Wednesday, March 20, 2013

Harry Potter Read-Alouds (and Edit-Alouds)

Ellie and Beth asked, after this post (in which I mentioned editing dark portions of the fourth Harry Potter book for Ramona) about how editing an HP read-aloud works.

To fully answer the question, I'd have to apparate back to the era when I first read the books to Anne-with-an-e and Betsy. But rather than do that (because my memory's a little feeble), I'll focus on how we're handling it right now with Ramona.

To answer a couple of their specific questions:

1. Yes, Ramona knows I'm editing. And she's glad of it. She knows she's more sensitive than some kids are, and she really doesn't want to hear anything too scary. So there's nothing covert about the operation. We're on the same page, so to speak.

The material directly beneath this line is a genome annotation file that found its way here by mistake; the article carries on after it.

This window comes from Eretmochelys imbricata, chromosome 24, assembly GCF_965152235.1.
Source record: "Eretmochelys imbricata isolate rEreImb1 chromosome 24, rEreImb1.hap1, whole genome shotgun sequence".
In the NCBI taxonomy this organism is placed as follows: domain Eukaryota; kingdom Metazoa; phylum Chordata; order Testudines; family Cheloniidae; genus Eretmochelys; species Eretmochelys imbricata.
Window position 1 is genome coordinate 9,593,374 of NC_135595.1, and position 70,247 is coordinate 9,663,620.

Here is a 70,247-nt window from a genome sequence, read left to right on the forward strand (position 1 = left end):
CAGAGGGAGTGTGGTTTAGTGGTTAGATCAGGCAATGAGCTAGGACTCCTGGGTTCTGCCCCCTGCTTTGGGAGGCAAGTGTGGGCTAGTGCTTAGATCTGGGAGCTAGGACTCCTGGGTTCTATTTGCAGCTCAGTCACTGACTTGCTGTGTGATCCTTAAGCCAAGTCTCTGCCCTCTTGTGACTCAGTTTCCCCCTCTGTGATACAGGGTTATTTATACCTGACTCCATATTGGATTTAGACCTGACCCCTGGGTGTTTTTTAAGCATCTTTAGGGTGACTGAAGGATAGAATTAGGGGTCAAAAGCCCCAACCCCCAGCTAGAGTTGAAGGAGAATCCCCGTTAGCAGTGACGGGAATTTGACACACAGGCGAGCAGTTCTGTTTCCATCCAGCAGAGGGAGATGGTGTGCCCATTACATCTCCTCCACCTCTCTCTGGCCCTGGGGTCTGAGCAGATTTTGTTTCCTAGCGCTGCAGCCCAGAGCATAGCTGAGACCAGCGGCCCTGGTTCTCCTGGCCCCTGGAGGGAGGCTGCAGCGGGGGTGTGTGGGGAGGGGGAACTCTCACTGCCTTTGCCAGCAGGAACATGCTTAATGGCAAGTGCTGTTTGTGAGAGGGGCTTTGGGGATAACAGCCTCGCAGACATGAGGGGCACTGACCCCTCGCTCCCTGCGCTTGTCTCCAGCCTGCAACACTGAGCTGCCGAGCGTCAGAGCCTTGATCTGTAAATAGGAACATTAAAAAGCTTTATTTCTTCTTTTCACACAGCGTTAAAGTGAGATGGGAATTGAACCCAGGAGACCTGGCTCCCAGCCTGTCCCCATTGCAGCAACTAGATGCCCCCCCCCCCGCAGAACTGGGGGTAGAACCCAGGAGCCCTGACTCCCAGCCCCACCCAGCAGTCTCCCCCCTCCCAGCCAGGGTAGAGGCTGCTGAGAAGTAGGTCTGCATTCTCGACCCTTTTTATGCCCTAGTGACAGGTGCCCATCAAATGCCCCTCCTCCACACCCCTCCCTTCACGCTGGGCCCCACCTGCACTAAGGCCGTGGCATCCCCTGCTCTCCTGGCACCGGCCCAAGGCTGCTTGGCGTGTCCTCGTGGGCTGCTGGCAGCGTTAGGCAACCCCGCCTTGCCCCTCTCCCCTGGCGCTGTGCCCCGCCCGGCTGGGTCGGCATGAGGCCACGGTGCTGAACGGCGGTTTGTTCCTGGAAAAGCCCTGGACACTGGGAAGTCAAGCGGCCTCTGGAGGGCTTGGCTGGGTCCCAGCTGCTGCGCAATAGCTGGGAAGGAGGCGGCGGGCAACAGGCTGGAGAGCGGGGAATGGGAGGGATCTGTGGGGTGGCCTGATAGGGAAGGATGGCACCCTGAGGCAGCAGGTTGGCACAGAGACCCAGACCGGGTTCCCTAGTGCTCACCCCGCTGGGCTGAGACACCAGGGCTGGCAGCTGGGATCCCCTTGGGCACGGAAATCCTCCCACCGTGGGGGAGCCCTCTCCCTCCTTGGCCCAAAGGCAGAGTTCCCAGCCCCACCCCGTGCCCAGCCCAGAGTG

2. If I remembered all the books as well as my teens do (or reread them as often), I might indeed decide beforehand what to cut. But the truth is, I don't always remember the scariest parts, so I wing it. But, my older girls are a huge help. They love the books enough to hang out and listen in as often as they can while I'm reading to Ramona, and that way, they're able to give me a heads-up as we dive into a hair-raising chapter. So this time around, the Harry Potter and the Goblet of Fire read-aloud was a combination of pre-planning (thanks, girls) and winging it (which I failed to do perfectly.)